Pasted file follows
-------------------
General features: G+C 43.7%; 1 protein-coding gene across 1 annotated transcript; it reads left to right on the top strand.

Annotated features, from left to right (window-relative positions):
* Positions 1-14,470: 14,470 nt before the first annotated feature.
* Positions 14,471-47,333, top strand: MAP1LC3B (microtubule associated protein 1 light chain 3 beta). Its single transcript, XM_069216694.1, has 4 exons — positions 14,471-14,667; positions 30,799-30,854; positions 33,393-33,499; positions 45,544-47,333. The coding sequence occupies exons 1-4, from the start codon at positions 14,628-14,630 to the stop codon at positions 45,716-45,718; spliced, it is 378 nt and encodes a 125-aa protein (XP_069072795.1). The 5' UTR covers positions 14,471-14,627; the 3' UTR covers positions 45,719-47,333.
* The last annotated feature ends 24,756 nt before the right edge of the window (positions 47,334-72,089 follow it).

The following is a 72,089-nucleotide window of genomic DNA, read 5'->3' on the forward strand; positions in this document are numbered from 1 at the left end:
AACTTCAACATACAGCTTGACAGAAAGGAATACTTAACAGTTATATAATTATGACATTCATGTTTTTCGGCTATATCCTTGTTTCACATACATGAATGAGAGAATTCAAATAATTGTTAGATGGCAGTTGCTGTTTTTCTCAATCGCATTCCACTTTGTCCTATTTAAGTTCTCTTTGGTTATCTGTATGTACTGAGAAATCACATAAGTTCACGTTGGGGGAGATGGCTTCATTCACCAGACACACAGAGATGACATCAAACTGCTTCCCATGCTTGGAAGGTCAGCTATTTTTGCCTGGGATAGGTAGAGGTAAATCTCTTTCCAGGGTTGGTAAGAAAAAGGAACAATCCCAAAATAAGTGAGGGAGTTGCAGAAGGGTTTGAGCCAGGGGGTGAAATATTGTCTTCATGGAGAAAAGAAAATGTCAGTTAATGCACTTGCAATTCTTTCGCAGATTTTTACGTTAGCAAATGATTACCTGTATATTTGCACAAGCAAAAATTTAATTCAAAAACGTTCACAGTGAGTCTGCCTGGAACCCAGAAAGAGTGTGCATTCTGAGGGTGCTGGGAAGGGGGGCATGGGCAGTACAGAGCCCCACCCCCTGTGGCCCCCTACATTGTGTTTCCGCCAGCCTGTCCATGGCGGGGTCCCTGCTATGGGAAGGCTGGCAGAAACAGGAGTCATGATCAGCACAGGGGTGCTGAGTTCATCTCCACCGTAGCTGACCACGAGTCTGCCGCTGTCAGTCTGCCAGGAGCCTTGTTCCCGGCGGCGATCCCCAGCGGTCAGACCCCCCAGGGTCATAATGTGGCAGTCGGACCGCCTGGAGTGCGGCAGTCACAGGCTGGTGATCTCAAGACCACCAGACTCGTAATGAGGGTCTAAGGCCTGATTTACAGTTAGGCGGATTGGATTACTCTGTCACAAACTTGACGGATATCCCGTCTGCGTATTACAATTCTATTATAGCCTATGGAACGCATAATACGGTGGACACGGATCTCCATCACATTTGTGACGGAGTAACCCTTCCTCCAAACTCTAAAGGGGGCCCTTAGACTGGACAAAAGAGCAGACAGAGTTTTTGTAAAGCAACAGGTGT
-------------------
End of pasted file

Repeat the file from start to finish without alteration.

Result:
General features: G+C 43.7%; 1 protein-coding gene across 1 annotated transcript; it reads left to right on the top strand.

Annotated features, from left to right (window-relative positions):
* Positions 1-14,470: 14,470 nt before the first annotated feature.
* Positions 14,471-47,333, top strand: MAP1LC3B (microtubule associated protein 1 light chain 3 beta). Its single transcript, XM_069216694.1, has 4 exons — positions 14,471-14,667; positions 30,799-30,854; positions 33,393-33,499; positions 45,544-47,333. The coding sequence occupies exons 1-4, from the start codon at positions 14,628-14,630 to the stop codon at positions 45,716-45,718; spliced, it is 378 nt and encodes a 125-aa protein (XP_069072795.1). The 5' UTR covers positions 14,471-14,627; the 3' UTR covers positions 45,719-47,333.
* The last annotated feature ends 24,756 nt before the right edge of the window (positions 47,334-72,089 follow it).

The following is a 72,089-nucleotide window of genomic DNA, read 5'->3' on the forward strand; positions in this document are numbered from 1 at the left end:
AACTTCAACATACAGCTTGACAGAAAGGAATACTTAACAGTTATATAATTATGACATTCATGTTTTTCGGCTATATCCTTGTTTCACATACATGAATGAGAGAATTCAAATAATTGTTAGATGGCAGTTGCTGTTTTTCTCAATCGCATTCCACTTTGTCCTATTTAAGTTCTCTTTGGTTATCTGTATGTACTGAGAAATCACATAAGTTCACGTTGGGGGAGATGGCTTCATTCACCAGACACACAGAGATGACATCAAACTGCTTCCCATGCTTGGAAGGTCAGCTATTTTTGCCTGGGATAGGTAGAGGTAAATCTCTTTCCAGGGTTGGTAAGAAAAAGGAACAATCCCAAAATAAGTGAGGGAGTTGCAGAAGGGTTTGAGCCAGGGGGTGAAATATTGTCTTCATGGAGAAAAGAAAATGTCAGTTAATGCACTTGCAATTCTTTCGCAGATTTTTACGTTAGCAAATGATTACCTGTATATTTGCACAAGCAAAAATTTAATTCAAAAACGTTCACAGTGAGTCTGCCTGGAACCCAGAAAGAGTGTGCATTCTGAGGGTGCTGGGAAGGGGGGCATGGGCAGTACAGAGCCCCACCCCCTGTGGCCCCCTACATTGTGTTTCCGCCAGCCTGTCCATGGCGGGGTCCCTGCTATGGGAAGGCTGGCAGAAACAGGAGTCATGATCAGCACAGGGGTGCTGAGTTCATCTCCACCGTAGCTGACCACGAGTCTGCCGCTGTCAGTCTGCCAGGAGCCTTGTTCCCGGCGGCGATCCCCAGCGGTCAGACCCCCCAGGGTCATAATGTGGCAGTCGGACCGCCTGGAGTGCGGCAGTCACAGGCTGGTGATCTCAAGACCACCAGACTCGTAATGAGGGTCTAAGGCCTGATTTACAGTTAGGCGGATTGGATTACTCTGTCACAAACTTGACGGATATCCCGTCTGCGTATTACAATTCTATTATAGCCTATGGAACGCATAATACGGTGGACACGGATCTCCATCACATTTGTGACGGAGTAACCCTTCCTCCAAACTCTAAAGGGGGCCCTTAGACTGGACAAAAGAGCAGACAGAGTTTTTGTAAAGCAACAGGTGT